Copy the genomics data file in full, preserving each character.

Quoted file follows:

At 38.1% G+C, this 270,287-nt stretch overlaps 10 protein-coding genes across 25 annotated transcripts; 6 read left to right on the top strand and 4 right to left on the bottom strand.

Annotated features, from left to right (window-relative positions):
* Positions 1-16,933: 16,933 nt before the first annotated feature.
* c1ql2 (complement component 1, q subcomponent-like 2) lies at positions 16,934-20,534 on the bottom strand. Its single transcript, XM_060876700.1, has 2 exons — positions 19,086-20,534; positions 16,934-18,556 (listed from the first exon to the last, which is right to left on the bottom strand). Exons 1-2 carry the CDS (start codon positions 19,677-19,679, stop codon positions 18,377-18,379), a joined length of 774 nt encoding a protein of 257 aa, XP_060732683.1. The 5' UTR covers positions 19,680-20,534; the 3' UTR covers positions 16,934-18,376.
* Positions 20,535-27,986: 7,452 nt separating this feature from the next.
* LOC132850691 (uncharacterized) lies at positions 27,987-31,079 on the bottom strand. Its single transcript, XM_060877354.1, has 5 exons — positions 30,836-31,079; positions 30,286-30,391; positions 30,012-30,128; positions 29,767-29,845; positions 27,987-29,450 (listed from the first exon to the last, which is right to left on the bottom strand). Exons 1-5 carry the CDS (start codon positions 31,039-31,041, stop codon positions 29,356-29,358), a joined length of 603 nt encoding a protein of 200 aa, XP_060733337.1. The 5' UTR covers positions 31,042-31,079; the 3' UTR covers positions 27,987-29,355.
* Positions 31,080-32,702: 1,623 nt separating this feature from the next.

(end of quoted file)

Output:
At 38.1% G+C, this 270,287-nt stretch overlaps 10 protein-coding genes across 25 annotated transcripts; 6 read left to right on the top strand and 4 right to left on the bottom strand.

Annotated features, from left to right (window-relative positions):
* Positions 1-16,933: 16,933 nt before the first annotated feature.
* c1ql2 (complement component 1, q subcomponent-like 2) lies at positions 16,934-20,534 on the bottom strand. Its single transcript, XM_060876700.1, has 2 exons — positions 19,086-20,534; positions 16,934-18,556 (listed from the first exon to the last, which is right to left on the bottom strand). Exons 1-2 carry the CDS (start codon positions 19,677-19,679, stop codon positions 18,377-18,379), a joined length of 774 nt encoding a protein of 257 aa, XP_060732683.1. The 5' UTR covers positions 19,680-20,534; the 3' UTR covers positions 16,934-18,376.
* Positions 20,535-27,986: 7,452 nt separating this feature from the next.
* LOC132850691 (uncharacterized) lies at positions 27,987-31,079 on the bottom strand. Its single transcript, XM_060877354.1, has 5 exons — positions 30,836-31,079; positions 30,286-30,391; positions 30,012-30,128; positions 29,767-29,845; positions 27,987-29,450 (listed from the first exon to the last, which is right to left on the bottom strand). Exons 1-5 carry the CDS (start codon positions 31,039-31,041, stop codon positions 29,356-29,358), a joined length of 603 nt encoding a protein of 200 aa, XP_060733337.1. The 5' UTR covers positions 31,042-31,079; the 3' UTR covers positions 27,987-29,355.
* Positions 31,080-32,702: 1,623 nt separating this feature from the next.